Hi folks, thanks for tuning into my video. My name is Vincent, I’m a New Jersey attorney. I handle workers’ comp cases. I’ve been handling them for more than 26 years. And I’ve made this blog just to give a basic overview of the New Jersey Workers’ Compensation System.
Anytime you’re hurt on the job in New Jersey, regardless of how it occurs, with three exceptions, you’re entitled to workers’ compensation benefits. The three exceptions are, self-inflicted injury, intoxication, and horseplay, or fooling around. Outside of those three though, any other type of injury in any way, on the job, entitles you to compensation.
Now the compensation can be up to three different benefits. The first is payment of 100% of the medical bills necessary to treat your injury. However, under the law, the employer or it’s insurance carrier has the right to designate the doctor that you should see. In fact, if you see a doctor who is not designated, the insurance company does not have to abide by that doctor’s recommendations, and does not have to pay that doctor. So you need to see an authorized doctor.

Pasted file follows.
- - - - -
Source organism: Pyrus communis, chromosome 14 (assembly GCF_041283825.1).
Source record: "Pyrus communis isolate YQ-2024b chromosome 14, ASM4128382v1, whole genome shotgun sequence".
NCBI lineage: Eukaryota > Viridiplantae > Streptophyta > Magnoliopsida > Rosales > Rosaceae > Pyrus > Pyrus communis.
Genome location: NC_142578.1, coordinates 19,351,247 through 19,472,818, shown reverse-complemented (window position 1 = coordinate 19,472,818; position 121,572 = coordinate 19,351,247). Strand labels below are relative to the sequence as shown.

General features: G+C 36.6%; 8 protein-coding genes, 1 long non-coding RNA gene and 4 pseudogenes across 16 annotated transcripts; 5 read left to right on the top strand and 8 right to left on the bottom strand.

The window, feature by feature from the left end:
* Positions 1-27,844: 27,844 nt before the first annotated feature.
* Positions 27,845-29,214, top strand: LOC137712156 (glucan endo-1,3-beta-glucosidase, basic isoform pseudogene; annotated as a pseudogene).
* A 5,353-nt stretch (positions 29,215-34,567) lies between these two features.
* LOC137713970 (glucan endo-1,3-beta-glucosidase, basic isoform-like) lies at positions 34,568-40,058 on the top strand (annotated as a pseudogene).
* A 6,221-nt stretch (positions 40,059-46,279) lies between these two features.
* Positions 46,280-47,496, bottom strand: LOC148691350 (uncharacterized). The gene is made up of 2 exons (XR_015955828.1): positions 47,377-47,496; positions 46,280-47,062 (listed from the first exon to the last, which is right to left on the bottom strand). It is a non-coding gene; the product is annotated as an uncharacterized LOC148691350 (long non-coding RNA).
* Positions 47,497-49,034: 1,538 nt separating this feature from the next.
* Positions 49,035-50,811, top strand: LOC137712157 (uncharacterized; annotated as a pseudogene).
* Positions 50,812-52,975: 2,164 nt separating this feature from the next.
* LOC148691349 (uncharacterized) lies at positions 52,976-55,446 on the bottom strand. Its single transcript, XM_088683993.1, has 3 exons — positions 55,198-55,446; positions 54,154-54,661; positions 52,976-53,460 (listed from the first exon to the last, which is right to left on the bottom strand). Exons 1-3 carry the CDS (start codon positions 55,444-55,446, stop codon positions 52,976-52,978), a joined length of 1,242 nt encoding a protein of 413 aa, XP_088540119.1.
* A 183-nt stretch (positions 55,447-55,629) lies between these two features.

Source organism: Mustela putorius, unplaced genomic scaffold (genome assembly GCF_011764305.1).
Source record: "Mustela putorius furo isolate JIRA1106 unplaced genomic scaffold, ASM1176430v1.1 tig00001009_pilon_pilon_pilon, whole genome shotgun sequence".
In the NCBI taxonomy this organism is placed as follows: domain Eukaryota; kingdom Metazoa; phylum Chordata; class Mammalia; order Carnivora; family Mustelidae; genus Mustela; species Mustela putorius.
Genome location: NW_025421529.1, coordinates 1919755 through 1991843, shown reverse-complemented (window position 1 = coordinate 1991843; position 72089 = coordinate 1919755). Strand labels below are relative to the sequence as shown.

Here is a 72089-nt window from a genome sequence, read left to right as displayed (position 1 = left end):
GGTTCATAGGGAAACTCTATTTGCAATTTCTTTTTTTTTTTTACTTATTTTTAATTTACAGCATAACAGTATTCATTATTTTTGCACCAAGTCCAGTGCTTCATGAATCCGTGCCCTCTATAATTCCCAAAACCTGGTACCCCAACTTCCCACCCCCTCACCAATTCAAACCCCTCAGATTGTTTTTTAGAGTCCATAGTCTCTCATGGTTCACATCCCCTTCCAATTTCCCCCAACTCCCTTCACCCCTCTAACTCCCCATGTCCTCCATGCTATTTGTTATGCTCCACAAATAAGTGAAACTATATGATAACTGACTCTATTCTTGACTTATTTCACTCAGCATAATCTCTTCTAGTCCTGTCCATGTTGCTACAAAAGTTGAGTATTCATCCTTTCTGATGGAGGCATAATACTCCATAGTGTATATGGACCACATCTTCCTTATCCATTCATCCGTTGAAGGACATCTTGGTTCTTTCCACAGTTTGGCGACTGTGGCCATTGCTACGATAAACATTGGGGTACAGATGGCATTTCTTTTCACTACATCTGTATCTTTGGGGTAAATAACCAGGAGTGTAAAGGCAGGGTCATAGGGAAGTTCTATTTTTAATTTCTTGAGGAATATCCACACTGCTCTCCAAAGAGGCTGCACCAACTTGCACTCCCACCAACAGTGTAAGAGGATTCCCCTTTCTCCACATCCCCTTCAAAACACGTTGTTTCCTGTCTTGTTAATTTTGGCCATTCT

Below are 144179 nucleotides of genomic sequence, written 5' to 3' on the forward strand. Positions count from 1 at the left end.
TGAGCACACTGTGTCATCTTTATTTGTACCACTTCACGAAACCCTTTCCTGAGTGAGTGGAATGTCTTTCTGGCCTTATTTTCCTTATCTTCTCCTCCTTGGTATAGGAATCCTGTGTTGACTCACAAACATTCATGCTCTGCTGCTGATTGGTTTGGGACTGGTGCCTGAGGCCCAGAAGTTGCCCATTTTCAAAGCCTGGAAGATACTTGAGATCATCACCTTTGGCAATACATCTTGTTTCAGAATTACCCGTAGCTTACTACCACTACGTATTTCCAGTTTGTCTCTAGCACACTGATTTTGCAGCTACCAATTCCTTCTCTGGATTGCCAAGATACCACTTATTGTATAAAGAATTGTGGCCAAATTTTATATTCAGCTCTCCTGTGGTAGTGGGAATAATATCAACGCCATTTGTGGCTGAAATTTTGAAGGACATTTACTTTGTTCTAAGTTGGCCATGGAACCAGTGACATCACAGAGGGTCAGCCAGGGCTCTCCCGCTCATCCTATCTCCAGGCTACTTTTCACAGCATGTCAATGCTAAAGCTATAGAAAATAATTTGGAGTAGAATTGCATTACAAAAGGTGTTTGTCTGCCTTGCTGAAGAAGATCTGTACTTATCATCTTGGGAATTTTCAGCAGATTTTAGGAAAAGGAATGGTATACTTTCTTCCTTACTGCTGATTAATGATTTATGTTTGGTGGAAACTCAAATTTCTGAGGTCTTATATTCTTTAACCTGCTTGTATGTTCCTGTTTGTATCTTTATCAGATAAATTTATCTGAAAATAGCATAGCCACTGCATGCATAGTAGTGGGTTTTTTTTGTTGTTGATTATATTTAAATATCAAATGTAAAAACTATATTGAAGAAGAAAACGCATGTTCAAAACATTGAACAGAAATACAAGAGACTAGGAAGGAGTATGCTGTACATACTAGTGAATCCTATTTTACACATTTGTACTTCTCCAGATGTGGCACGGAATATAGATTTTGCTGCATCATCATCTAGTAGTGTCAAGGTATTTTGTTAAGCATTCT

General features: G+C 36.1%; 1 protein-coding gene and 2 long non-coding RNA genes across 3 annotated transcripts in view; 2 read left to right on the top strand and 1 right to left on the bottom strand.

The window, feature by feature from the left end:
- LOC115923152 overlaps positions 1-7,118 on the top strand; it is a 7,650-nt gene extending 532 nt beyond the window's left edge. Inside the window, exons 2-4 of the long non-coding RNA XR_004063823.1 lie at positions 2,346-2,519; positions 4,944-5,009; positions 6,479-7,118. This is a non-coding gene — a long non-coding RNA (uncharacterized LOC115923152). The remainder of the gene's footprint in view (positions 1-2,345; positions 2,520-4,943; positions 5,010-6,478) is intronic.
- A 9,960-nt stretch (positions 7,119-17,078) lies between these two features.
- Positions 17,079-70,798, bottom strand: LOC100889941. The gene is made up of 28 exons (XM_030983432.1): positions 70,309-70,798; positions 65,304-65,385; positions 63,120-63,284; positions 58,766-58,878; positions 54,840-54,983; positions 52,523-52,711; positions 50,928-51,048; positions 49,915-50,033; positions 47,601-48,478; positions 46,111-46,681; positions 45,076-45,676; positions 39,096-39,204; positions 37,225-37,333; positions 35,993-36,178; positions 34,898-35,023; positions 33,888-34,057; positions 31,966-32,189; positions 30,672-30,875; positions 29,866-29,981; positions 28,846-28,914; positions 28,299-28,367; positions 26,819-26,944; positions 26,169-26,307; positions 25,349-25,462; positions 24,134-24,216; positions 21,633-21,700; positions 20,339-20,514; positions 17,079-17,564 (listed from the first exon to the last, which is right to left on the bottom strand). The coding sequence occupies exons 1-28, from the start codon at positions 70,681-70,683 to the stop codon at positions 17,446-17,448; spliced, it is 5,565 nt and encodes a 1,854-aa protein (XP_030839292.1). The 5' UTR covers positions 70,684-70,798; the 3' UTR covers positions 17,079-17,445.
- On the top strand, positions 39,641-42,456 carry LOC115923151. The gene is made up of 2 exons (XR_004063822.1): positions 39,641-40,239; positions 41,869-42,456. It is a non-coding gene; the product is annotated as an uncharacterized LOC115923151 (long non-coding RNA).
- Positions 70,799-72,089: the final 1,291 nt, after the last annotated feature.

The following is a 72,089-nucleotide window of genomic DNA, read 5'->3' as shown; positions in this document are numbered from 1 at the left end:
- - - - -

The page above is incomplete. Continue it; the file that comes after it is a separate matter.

The second benefit is payment of what’s called temporary total disability. It’s a payment for the time that you’re out of work following an injury, during the course of treatment usually. For 2012, it’s limited to $810 dollars a week. And the benefit is 70% of your gross weekly pay. And your gross weekly pay is the pay you make before any deductions come out of it. Typically, the employer will send the insurance carrier 26-week wage statement. The carrier will then take an average and pay you 70% of that. And again, the maximum is $810 dollars a week, for 2012.
The third, and what I think is the most important benefit, is a payment for the permanent effects of the injury. Essentially, when all your treatment end, you’re entitled to file a document called the Claim Petition with the Workers’ Comp Court. That starts your claim for permanency. You would then be examined by a doctor for your side of the case, and a doctor for the insurance company’s side of the case. Each doctor writes a report giving an estimate of disability. When each side has the report, we meet in court, we discuss the case, sometimes with a Judge of Compensation, and we try to work out a fair award.
By way of example, for 2012, lets say you suffered a pretty common injury, called a torn meniscus. It’s a ligament in the knee that’s frequently injured in work accidents. It’s typically repaired by arthroscopic surgery. The award for that, in 2012, is around $12,600 dollars. A more serious injury, and frequently work related, is a torn rotator cuff, that’s an injury to the shoulder. Again, if that requires arthroscopic surgery, the award is typically around $28,000 dollars. There are additions and subtractions to these awards, depending on other factors.